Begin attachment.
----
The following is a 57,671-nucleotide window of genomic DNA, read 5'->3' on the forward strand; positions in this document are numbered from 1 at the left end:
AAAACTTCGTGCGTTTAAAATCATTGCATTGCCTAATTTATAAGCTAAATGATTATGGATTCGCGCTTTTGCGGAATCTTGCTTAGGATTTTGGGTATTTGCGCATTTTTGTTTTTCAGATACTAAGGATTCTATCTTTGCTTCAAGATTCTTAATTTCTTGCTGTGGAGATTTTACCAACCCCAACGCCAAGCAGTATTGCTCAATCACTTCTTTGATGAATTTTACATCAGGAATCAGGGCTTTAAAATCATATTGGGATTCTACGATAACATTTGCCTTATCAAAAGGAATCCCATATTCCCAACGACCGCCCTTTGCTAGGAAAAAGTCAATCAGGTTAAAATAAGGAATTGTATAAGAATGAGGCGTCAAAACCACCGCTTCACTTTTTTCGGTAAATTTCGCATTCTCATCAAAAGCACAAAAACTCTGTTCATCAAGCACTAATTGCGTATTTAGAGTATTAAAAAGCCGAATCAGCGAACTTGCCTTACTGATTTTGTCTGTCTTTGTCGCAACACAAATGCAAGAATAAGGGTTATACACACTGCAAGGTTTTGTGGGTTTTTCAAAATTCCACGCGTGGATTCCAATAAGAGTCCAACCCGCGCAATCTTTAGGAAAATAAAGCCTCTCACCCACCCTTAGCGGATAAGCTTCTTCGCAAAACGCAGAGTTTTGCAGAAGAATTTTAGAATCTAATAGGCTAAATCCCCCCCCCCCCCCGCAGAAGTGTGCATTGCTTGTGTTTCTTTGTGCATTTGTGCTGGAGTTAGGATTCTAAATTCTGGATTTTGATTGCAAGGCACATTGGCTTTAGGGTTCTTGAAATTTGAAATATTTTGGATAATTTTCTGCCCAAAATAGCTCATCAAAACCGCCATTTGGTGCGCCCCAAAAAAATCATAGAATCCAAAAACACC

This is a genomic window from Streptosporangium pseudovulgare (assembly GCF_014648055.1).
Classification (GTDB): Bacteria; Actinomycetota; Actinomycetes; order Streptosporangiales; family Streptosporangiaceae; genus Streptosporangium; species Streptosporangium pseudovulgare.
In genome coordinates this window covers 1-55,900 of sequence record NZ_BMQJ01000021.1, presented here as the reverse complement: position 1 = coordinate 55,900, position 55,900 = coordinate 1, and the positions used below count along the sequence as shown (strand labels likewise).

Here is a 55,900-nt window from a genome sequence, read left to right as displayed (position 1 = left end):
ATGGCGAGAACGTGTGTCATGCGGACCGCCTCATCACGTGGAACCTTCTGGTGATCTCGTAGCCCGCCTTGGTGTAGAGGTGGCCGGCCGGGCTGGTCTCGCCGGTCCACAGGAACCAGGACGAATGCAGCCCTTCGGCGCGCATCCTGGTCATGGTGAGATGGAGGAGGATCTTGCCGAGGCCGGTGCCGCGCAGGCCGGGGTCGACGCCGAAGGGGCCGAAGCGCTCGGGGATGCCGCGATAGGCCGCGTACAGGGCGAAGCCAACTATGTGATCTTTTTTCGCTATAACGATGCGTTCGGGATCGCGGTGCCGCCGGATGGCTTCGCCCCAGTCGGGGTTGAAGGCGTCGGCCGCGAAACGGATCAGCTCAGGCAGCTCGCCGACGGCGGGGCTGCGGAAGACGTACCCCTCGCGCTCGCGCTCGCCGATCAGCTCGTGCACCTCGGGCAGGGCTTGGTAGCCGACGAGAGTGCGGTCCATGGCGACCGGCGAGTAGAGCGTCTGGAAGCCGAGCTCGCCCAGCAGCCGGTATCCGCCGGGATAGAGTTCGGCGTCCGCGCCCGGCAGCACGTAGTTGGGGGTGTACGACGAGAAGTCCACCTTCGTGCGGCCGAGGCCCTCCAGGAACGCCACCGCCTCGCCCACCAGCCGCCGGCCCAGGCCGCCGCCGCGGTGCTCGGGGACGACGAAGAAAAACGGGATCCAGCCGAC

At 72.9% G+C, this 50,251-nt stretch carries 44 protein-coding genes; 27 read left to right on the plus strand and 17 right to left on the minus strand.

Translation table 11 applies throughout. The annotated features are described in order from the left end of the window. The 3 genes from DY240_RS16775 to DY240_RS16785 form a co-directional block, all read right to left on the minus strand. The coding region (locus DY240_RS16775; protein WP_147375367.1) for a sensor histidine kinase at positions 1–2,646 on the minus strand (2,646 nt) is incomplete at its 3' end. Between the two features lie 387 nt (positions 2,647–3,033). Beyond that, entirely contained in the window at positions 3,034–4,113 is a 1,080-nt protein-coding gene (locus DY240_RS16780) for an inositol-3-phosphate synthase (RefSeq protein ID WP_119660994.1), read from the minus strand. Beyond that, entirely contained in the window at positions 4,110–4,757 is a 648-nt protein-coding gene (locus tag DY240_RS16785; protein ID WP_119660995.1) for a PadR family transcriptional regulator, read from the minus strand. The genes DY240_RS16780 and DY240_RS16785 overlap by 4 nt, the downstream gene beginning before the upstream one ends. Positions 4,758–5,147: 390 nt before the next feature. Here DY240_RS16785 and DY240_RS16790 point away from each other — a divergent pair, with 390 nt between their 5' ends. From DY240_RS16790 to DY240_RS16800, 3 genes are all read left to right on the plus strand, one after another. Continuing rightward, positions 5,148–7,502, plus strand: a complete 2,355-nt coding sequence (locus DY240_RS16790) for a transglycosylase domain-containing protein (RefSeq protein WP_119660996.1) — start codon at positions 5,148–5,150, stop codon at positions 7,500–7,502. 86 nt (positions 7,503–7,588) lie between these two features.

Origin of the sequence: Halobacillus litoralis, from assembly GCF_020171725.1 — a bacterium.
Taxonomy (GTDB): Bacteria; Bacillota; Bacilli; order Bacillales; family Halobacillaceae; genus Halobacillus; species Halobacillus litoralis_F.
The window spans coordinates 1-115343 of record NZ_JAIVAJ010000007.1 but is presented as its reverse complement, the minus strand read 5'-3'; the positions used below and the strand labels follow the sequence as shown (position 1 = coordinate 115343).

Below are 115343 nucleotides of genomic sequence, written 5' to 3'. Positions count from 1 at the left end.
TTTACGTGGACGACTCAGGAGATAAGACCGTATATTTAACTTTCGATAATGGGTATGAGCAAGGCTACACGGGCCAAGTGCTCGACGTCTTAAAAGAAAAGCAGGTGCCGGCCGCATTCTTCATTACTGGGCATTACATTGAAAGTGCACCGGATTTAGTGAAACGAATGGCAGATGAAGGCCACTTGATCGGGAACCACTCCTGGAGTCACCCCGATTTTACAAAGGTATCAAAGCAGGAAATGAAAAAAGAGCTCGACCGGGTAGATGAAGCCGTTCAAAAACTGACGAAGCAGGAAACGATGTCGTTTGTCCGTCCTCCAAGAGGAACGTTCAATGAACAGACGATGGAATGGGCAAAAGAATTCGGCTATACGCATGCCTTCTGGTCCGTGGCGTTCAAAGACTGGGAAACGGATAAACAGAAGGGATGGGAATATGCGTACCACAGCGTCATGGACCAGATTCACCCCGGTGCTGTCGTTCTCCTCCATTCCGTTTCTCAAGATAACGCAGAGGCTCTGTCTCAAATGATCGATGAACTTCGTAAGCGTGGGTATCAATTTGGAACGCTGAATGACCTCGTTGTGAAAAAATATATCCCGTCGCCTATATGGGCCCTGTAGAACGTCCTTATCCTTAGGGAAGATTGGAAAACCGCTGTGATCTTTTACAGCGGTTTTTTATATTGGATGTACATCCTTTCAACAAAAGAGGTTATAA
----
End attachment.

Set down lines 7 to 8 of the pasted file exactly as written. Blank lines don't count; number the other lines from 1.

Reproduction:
ATGGCGAGAACGTGTGTCATGCGGACCGCCTCATCACGTGGAACCTTCTGGTGATCTCGTAGCCCGCCTTGGTGTAGAGGTGGCCGGCCGGGCTGGTCTCGCCGGTCCACAGGAACCAGGACGAATGCAGCCCTTCGGCGCGCATCCTGGTCATGGTGAGATGGAGGAGGATCTTGCCGAGGCCGGTGCCGCGCAGGCCGGGGTCGACGCCGAAGGGGCCGAAGCGCTCGGGGATGCCGCGATAGGCCGCGTACAGGGCGAAGCCAACTATGTGATCTTTTTTCGCTATAACGATGCGTTCGGGATCGCGGTGCCGCCGGATGGCTTCGCCCCAGTCGGGGTTGAAGGCGTCGGCCGCGAAACGGATCAGCTCAGGCAGCTCGCCGACGGCGGGGCTGCGGAAGACGTACCCCTCGCGCTCGCGCTCGCCGATCAGCTCGTGCACCTCGGGCAGGGCTTGGTAGCCGACGAGAGTGCGGTCCATGGCGACCGGCGAGTAGAGCGTCTGGAAGCCGAGCTCGCCCAGCAGCCGGTATCCGCCGGGATAGAGTTCGGCGTCCGCGCCCGGCAGCACGTAGTTGGGGGTGTACGACGAGAAGTCCACCTTCGTGCGGCCGAGGCCCTCCAGGAACGCCACCGCCTCGCCCACCAGCCGCCGGCCCAGGCCGCCGCCGCGGTGCTCGGGGACGACGAAGAAAAACGGGATCCAGCCGAC

At 72.9% G+C, this 50,251-nt stretch carries 44 protein-coding genes; 27 read left to right on the plus strand and 17 right to left on the minus strand.